A new {cheap? 26$} bpi ax3000 router

allegedly with openwrt (no source code as no support for this SOC exists yet in git)
$26 WiFi 6 router board features Triductor TR6560 & TR5220 chips
let's see how long it takes to get official support (forever :smiley: ?)

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never say never :slight_smile: - all it takes is one of the devs to get it hands on the device and of course be willing to invest the time.
In openwrt codebase there are a lot of "exotic" devices that are bought in almost each new release cycle.
I think it's cheap enough for someone to buy && ship it to the willing dev

  • no source provided
  • unsupported SOC, no mainline contributions of this vendor
  • unsupported WLAN chipset, no mainline contributions of this vendor
  • rather low-end specs

We already had a popular device using Triductor chipsets in the past, the AVM Fritz!Box 7390. Opensource support for it never materialized, the hardware was 'quirky' (if not to say bugridden and running hot), even their commercial customer (AVM) had to declare defeat (despite this being their previous flagship model).

You want another example?
Huawei AX3 (also unsupported SOC and WLAN), they were early on the 802.11ax market, very cheap (around 30 EUR, when the competition was still in the mid 3-figure range), plenty (much more than this Triductor device can ever hope to be) and available worldwide - what (unsurprisingly) didn't happen, was opensource support.

If you want cheap wifi6 devices, mt7621a+mt7915DBDC is already there - probably very similar performance and specs as that Triductor based board, fully supported. The first factory sealed and brandnew devices start at 15 EUR shipped (DE), D-Link DAP-X1860, D-Link COVR-X1860, ZyXEL WSM20.


no, all it takes is to get the SoC and radios into mainline kernel, it has nothing to do with "devs".
this will never happen.

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Or to add another example, Realtek.

  • cheap
  • plenty, particularly in developing markets
    • a favourite among ISP branded devices in South America and India
  • also available in cheap devices worldwide
  • full source (for everything, SOC and WLAN!) available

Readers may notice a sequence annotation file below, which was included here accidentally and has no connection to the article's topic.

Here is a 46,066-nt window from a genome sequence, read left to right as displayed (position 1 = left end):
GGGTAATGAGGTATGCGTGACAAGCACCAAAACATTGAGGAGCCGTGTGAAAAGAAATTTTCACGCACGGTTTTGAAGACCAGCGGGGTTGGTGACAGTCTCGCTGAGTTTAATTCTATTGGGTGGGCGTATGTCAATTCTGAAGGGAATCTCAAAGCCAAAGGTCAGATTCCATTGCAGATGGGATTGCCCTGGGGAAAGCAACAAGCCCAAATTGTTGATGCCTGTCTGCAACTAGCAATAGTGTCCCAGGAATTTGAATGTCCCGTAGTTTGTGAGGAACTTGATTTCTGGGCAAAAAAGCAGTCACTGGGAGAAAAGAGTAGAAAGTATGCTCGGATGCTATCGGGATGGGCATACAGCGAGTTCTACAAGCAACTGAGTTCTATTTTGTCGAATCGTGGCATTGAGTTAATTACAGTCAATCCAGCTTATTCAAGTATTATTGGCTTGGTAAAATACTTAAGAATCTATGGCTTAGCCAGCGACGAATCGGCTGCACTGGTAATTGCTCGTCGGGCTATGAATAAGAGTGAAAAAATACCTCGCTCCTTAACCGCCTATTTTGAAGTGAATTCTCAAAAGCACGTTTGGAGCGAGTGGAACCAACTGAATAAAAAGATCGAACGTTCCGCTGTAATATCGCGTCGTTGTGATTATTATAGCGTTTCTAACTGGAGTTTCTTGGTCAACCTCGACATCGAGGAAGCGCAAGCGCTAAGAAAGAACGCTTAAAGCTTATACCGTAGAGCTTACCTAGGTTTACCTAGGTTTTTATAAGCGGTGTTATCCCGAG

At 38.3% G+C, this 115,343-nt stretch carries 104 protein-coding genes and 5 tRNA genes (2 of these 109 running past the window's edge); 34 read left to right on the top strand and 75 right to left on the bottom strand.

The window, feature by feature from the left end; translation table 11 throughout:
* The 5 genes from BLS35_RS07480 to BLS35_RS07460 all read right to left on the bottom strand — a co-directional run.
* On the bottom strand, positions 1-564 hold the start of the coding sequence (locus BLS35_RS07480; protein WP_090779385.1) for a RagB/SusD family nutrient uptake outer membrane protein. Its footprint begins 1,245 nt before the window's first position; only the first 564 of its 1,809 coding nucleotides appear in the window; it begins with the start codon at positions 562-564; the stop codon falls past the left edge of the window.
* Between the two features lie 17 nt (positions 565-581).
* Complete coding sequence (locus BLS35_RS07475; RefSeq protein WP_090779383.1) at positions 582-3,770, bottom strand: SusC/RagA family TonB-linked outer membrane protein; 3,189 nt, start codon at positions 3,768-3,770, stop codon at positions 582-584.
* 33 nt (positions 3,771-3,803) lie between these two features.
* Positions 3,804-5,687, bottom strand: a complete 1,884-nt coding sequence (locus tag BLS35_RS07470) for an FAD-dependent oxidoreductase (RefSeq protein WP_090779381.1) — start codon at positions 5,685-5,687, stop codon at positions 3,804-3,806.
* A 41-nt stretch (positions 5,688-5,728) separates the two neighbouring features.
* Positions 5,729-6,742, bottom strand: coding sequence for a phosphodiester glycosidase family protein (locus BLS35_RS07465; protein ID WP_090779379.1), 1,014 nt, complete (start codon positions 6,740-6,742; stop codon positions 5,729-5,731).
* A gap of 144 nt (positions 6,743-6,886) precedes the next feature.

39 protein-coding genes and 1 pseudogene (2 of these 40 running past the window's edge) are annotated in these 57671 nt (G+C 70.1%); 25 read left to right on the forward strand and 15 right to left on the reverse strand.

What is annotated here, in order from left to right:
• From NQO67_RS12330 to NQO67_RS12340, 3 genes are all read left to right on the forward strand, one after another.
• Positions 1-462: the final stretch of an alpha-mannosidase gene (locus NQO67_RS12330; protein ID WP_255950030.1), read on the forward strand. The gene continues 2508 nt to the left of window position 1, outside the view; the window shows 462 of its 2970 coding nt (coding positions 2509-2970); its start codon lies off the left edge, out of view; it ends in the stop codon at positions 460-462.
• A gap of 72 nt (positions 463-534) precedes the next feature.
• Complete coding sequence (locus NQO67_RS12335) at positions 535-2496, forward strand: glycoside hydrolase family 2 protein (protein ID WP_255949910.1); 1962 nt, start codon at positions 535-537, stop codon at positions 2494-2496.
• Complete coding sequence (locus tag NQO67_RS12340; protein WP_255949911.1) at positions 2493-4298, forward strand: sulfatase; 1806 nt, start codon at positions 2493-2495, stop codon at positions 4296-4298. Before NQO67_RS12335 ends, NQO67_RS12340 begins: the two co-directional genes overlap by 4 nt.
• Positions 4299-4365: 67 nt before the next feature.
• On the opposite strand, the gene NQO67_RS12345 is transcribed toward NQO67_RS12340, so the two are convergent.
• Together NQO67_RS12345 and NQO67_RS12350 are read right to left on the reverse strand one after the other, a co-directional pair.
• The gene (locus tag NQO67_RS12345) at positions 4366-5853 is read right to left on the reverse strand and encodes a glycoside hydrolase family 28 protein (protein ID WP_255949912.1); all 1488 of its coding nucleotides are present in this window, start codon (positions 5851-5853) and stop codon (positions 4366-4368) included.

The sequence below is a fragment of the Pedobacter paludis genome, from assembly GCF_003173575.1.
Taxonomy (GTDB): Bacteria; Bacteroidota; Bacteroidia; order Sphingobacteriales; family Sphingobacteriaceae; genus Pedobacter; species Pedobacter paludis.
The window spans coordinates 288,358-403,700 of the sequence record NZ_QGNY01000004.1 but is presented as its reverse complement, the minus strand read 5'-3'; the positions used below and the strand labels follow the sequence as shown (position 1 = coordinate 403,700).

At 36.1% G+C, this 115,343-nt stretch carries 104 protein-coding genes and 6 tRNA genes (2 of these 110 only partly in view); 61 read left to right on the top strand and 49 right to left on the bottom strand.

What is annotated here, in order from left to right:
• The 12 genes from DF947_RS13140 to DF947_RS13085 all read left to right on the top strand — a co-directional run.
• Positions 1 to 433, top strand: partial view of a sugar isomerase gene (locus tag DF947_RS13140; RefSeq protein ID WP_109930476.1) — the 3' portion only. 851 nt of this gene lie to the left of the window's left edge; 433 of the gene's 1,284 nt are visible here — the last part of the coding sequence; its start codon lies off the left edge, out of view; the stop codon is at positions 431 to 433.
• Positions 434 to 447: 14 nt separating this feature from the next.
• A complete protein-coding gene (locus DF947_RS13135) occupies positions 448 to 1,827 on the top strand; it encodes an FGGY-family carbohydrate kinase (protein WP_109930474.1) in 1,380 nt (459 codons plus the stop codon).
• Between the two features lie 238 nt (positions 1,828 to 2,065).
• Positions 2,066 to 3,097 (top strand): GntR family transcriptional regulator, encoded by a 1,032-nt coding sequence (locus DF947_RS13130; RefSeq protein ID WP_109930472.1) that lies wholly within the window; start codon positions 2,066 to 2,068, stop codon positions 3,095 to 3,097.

• the vendor drivers are convoluted and crap, but fully open and GPLv2 licensed
  • very low-end specs (performance, flash, RAM)
  • exotic hardware (traditionally lexra, now normal mips and ARM)
  • fast hardware turnaround (multiple new chipset generations per year)
  • they are typically late to the market, 2-3 years after Broadcom and QCA, 1-2 years after Mediatek, but they're cheap
  • very little mainline (and toolchain-) contributions for SOC- and wireless (this is slowly improving, for newer designs, but very slowly)

Despite full source availability, their ecosystem is 'difficult' (very, very much to do on the driver side, very quick hardware deprecation) and 'boring' (developers are much more likely to spend their time on 'interesting' and high-end affordable hardware, even if it costs more, it also lasts longer).

'All it would take', is a group of motivated university students from Brazil or India (where these devices are basically without competition on the market) to dive in head deep into the drivers and working on re-writing them to mainline standards, albeit, this doesn't happen either.


you don't happen to know any of those, do you, @maurer ?

well I don't - do you ?

Nope, but I also recognize an unclimbable mountain, when I see one.

probably you're right - time will tell

Can you share where you can buy these devices for this price ? I can’t even find them for triple the price that is stated here.

Prices vary from day to day, but 15-18 EUR per device (keep in mind that the later two are sold in packs of two or three) are reached regularly in their special sales.

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You know how much of a Banana Pi fan I am. Their work on the BPI-R2, R64, R3, and R4 has been fantastic. However their boards that aren't Mediatek based have a very poor record of being supported in OpenWrt and Linux in general.

One big example of the is the BPI-R2-PRO. It was billed as a replacement upgrade for the R2 that could fit into the R2's case (the external port/light/switch design was identical). Lots of people bought it, and it turned out it used a very problematic Rockchip SoC. It has never had proper OpenWrt support.

Boards like the one you posted, they aren't intended for you and me. They are intended for Chinese garage vendors to make ultra quick and dirty routers for domestic and third world markets. They make a kitbash version of OpenWrt for the board with hack-and-slash kernels and kludged-together drivers for the chipsets that are often cobbled from a mix of open source and proprietary bits. Their versions barely work, or have such a terrible hack job code it can't make it into any mainline kernel.

Banana Pi's Mediatek line of boards are, for the most part, quite excellent (though that has been a progression), and have good vendor, Linux, and OpenWrt support. But outside of that line, be very, very careful. Those boards are often auditions for a greyer market than you are interested in.


Truductor seem to be another anti-sanction name for Hisilicon/Huawei chips, which in turn are Broadcom licensee (as far as I remember).

The file /lib/modules/5.10.138/wifi_debug.ko inside firmware’s squashfs contains the following string:
[HCC_TEST][WIFI]########Hi110x SDIO Test## Used %llu seconds##########


Ohhh, is that all :joy: :wink: